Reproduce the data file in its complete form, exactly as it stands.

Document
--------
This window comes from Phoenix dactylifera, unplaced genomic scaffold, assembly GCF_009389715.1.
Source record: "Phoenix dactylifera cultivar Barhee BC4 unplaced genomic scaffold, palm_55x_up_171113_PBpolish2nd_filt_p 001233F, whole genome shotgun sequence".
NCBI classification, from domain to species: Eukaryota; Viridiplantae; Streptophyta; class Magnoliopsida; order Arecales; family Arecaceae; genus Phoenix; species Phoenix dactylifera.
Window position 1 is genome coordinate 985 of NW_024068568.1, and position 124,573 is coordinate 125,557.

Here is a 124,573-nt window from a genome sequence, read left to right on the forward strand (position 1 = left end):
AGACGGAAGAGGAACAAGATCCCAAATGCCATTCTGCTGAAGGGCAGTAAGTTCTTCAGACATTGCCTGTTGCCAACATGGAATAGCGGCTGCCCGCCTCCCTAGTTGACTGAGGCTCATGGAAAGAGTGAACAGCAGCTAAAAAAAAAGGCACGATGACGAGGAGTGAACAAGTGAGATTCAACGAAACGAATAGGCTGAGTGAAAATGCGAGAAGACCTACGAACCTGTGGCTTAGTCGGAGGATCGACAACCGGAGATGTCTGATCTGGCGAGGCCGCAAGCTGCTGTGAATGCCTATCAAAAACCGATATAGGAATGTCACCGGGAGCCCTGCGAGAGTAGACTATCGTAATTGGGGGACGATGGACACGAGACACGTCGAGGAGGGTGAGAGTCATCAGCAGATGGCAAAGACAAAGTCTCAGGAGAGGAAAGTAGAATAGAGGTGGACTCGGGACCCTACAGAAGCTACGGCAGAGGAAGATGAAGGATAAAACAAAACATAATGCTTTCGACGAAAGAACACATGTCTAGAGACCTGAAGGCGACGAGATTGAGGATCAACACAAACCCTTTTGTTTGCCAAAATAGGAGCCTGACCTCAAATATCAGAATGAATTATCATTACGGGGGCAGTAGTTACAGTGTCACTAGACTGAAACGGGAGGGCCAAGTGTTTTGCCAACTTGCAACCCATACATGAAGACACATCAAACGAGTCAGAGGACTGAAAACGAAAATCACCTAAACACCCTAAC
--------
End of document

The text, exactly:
This window comes from Phoenix dactylifera, unplaced genomic scaffold, assembly GCF_009389715.1.
Source record: "Phoenix dactylifera cultivar Barhee BC4 unplaced genomic scaffold, palm_55x_up_171113_PBpolish2nd_filt_p 001233F, whole genome shotgun sequence".
NCBI classification, from domain to species: Eukaryota; Viridiplantae; Streptophyta; class Magnoliopsida; order Arecales; family Arecaceae; genus Phoenix; species Phoenix dactylifera.
Window position 1 is genome coordinate 985 of NW_024068568.1, and position 124,573 is coordinate 125,557.

Here is a 124,573-nt window from a genome sequence, read left to right on the forward strand (position 1 = left end):
AGACGGAAGAGGAACAAGATCCCAAATGCCATTCTGCTGAAGGGCAGTAAGTTCTTCAGACATTGCCTGTTGCCAACATGGAATAGCGGCTGCCCGCCTCCCTAGTTGACTGAGGCTCATGGAAAGAGTGAACAGCAGCTAAAAAAAAAGGCACGATGACGAGGAGTGAACAAGTGAGATTCAACGAAACGAATAGGCTGAGTGAAAATGCGAGAAGACCTACGAACCTGTGGCTTAGTCGGAGGATCGACAACCGGAGATGTCTGATCTGGCGAGGCCGCAAGCTGCTGTGAATGCCTATCAAAAACCGATATAGGAATGTCACCGGGAGCCCTGCGAGAGTAGACTATCGTAATTGGGGGACGATGGACACGAGACACGTCGAGGAGGGTGAGAGTCATCAGCAGATGGCAAAGACAAAGTCTCAGGAGAGGAAAGTAGAATAGAGGTGGACTCGGGACCCTACAGAAGCTACGGCAGAGGAAGATGAAGGATAAAACAAAACATAATGCTTTCGACGAAAGAACACATGTCTAGAGACCTGAAGGCGACGAGATTGAGGATCAACACAAACCCTTTTGTTTGCCAAAATAGGAGCCTGACCTCAAATATCAGAATGAATTATCATTACGGGGGCAGTAGTTACAGTGTCACTAGACTGAAACGGGAGGGCCAAGTGTTTTGCCAACTTGCAACCCATACATGAAGACACATCAAACGAGTCAGAGGACTGAAAACGAAAATCACCTAAACACCCTAAC